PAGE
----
Pinch, aka Robert Ellis, is leading the charge of non-London producers taking dubstep in new, exciting directions. The man behind respected 10” label Tectonic and the chest-rattling Subloaded events – as well as cooking up a storm in both the studio and the DJ booth - gives some lowdown.
How did you get into dubstep?
I was playing jungle and drum'n'bass in local clubs and in Newport, where I grew up, but had got bored of the sound. Then towards the end of 2003 I went to (weekly London dubstep HQ) FWD>> and heard Kode 9 play – and it opened me up totally. I instantly fell in love with the music.
What made you get involved in terms of actually doing something?
I was DJing already so I didn’t learn from scratch. My night Context started in Jan 2004 and ran for a year, by which point I’d started Subloaded. I started making beats because there wasn’t enough records being put out to make a set that I wanted to play. Qawwali was one of the first tunes I wrote, in 2004. First one is a beat called Deserted Island which never came out. I got involved because I knew this was something special. It touched me.
Why do you think people get so obsessed and involved with dubstep? People seem to dive headlong into it once they first get converted…
When you first hear the music and connect with it, it’s a very deep feeling. As I say – it’s not for everyone – but if you feel it, you feel it deep because it’s not like anything else out there – even though it references the familiar.
How important is the soundsystem to your event?
With bass, the space you put the speakers is as important as the system itself. The shape of a space makes a huge impact on the sound and the pressure. I’d still say the bass was more fierce at Subloaded II than I’ve heard elsewhere, ever. But the council fitted limiters in that club after that one and it never sounded quite the same, which is why I’ve moved it to a new venue.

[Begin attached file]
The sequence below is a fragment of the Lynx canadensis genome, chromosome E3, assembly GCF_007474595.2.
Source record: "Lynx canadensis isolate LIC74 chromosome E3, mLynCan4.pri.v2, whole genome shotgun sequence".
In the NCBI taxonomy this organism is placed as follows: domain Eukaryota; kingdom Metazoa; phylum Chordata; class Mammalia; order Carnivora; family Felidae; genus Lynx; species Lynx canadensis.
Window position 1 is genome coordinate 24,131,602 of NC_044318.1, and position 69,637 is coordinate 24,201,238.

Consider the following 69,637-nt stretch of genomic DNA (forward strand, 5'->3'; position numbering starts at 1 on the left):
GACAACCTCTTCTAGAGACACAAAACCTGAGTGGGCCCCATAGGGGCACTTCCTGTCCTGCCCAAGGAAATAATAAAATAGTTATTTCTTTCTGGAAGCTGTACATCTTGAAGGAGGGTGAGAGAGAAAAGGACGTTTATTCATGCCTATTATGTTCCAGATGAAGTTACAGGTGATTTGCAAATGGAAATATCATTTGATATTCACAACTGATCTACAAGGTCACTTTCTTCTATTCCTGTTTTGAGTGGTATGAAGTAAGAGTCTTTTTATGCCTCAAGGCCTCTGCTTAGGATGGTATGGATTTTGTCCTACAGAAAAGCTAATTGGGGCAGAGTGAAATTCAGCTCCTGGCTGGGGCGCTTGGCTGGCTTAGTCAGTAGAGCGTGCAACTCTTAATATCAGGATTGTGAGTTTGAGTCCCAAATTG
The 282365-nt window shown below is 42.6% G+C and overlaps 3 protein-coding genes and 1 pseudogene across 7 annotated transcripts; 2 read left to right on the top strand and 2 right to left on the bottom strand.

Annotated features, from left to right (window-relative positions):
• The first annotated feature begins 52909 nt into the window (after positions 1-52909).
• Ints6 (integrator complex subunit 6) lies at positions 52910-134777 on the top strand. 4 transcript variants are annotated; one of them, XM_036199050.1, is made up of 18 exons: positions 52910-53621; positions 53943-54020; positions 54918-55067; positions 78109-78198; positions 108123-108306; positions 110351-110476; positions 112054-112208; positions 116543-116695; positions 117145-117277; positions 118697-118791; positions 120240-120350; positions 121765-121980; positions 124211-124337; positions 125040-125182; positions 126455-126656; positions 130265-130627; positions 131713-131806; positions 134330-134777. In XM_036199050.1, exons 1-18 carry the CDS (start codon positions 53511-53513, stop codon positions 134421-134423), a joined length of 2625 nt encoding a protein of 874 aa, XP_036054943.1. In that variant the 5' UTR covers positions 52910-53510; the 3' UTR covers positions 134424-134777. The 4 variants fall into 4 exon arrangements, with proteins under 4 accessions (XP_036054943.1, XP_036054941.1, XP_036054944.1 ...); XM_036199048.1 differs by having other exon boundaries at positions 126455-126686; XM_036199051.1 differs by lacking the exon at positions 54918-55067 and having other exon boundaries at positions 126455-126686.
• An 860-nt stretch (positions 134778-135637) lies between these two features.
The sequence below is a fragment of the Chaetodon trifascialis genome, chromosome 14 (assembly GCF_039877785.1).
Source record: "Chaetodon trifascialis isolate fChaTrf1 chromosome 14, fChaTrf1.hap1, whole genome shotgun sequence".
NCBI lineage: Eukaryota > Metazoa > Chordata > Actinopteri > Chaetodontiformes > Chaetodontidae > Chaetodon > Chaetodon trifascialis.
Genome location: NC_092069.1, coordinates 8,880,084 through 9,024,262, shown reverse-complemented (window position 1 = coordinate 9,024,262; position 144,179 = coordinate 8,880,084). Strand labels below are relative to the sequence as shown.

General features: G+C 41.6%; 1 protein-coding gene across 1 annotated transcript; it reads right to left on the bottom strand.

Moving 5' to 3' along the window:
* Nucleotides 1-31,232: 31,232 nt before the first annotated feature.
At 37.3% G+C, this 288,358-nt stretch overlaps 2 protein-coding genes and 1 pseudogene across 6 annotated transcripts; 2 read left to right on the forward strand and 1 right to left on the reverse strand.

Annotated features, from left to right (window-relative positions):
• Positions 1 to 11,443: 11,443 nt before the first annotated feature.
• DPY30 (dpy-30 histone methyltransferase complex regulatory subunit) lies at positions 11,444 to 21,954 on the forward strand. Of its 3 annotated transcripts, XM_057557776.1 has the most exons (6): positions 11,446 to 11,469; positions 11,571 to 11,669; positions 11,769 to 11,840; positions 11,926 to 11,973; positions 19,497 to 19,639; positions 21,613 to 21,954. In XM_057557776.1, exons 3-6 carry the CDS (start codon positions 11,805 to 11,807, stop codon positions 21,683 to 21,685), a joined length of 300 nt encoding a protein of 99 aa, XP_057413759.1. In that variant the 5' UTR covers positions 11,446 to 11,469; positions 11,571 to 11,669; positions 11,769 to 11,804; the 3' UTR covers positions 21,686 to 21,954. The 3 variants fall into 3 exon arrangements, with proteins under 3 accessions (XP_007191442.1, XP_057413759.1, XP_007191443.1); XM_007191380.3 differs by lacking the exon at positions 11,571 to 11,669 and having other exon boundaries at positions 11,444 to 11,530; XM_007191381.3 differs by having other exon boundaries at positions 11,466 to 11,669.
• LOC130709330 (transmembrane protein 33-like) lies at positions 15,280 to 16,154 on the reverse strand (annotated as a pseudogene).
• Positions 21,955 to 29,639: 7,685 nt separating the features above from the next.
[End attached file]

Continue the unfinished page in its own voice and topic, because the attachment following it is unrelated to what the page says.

You’ve got a very different style to most other dubstep DJs. It’s more like the way a techno DJ might play. What do you do differently?
Just what I want to without boring the crowd too much! I like a deep session but I also play to the moment – sometimes minimal/deep is right – other times it’s better to belt out some big riddims cos it’s that time.
You’re DJing with techno don Ricardo Villalobos on Mary-Anne Hobb’s Radio One show…
I’m just repping a ‘techno-referenced’ edge of dubstep for the show, showing some Bristol sounds.
I played one of the releases on your Tectonic label, Loefah’s System to my friend and it made a picture fall off the wall. Have you had similar experiences?
I played Skream’s Bahl Fwd in Berlin once and it made everything jump off the table – including someones laptop and the mixer itself.
There's a global scene too – how important is it to dubstep?
This music is global because it makes sense to people beyond their immediate cultural surroundings. That is very important for the music to grow and touching to see. It’s gone global so quickly because of the power of the internet – resources such as Rinse FM online and Barefiles.com have given people access to the sound, undiluted.